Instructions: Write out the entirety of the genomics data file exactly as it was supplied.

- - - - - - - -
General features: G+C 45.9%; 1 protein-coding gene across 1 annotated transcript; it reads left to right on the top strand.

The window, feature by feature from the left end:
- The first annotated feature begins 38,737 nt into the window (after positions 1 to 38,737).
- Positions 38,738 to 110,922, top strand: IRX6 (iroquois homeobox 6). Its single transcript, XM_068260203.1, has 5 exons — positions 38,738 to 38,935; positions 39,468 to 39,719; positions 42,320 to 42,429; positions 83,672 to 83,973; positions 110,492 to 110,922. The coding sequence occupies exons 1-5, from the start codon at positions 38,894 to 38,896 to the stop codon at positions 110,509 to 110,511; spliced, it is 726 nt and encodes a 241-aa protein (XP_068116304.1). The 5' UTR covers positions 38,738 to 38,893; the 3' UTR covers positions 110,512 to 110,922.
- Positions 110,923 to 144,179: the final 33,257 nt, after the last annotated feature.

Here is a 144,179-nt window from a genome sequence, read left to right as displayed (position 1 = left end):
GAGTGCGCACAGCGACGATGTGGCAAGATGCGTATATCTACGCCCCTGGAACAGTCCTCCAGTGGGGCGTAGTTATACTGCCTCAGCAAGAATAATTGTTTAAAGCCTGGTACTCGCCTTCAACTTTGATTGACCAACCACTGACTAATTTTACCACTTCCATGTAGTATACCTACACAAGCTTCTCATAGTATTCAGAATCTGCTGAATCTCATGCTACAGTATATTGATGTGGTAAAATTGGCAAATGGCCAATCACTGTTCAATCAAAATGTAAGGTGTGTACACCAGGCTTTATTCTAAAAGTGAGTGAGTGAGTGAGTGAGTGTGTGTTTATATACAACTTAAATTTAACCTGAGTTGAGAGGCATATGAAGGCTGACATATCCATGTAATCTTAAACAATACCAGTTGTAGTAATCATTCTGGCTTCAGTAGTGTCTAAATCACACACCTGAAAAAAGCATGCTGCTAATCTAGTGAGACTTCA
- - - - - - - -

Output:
General features: G+C 45.9%; 1 protein-coding gene across 1 annotated transcript; it reads left to right on the top strand.

The window, feature by feature from the left end:
- The first annotated feature begins 38,737 nt into the window (after positions 1 to 38,737).
- Positions 38,738 to 110,922, top strand: IRX6 (iroquois homeobox 6). Its single transcript, XM_068260203.1, has 5 exons — positions 38,738 to 38,935; positions 39,468 to 39,719; positions 42,320 to 42,429; positions 83,672 to 83,973; positions 110,492 to 110,922. The coding sequence occupies exons 1-5, from the start codon at positions 38,894 to 38,896 to the stop codon at positions 110,509 to 110,511; spliced, it is 726 nt and encodes a 241-aa protein (XP_068116304.1). The 5' UTR covers positions 38,738 to 38,893; the 3' UTR covers positions 110,512 to 110,922.
- Positions 110,923 to 144,179: the final 33,257 nt, after the last annotated feature.

Here is a 144,179-nt window from a genome sequence, read left to right as displayed (position 1 = left end):
GAGTGCGCACAGCGACGATGTGGCAAGATGCGTATATCTACGCCCCTGGAACAGTCCTCCAGTGGGGCGTAGTTATACTGCCTCAGCAAGAATAATTGTTTAAAGCCTGGTACTCGCCTTCAACTTTGATTGACCAACCACTGACTAATTTTACCACTTCCATGTAGTATACCTACACAAGCTTCTCATAGTATTCAGAATCTGCTGAATCTCATGCTACAGTATATTGATGTGGTAAAATTGGCAAATGGCCAATCACTGTTCAATCAAAATGTAAGGTGTGTACACCAGGCTTTATTCTAAAAGTGAGTGAGTGAGTGAGTGAGTGTGTGTTTATATACAACTTAAATTTAACCTGAGTTGAGAGGCATATGAAGGCTGACATATCCATGTAATCTTAAACAATACCAGTTGTAGTAATCATTCTGGCTTCAGTAGTGTCTAAATCACACACCTGAAAAAAGCATGCTGCTAATCTAGTGAGACTTCA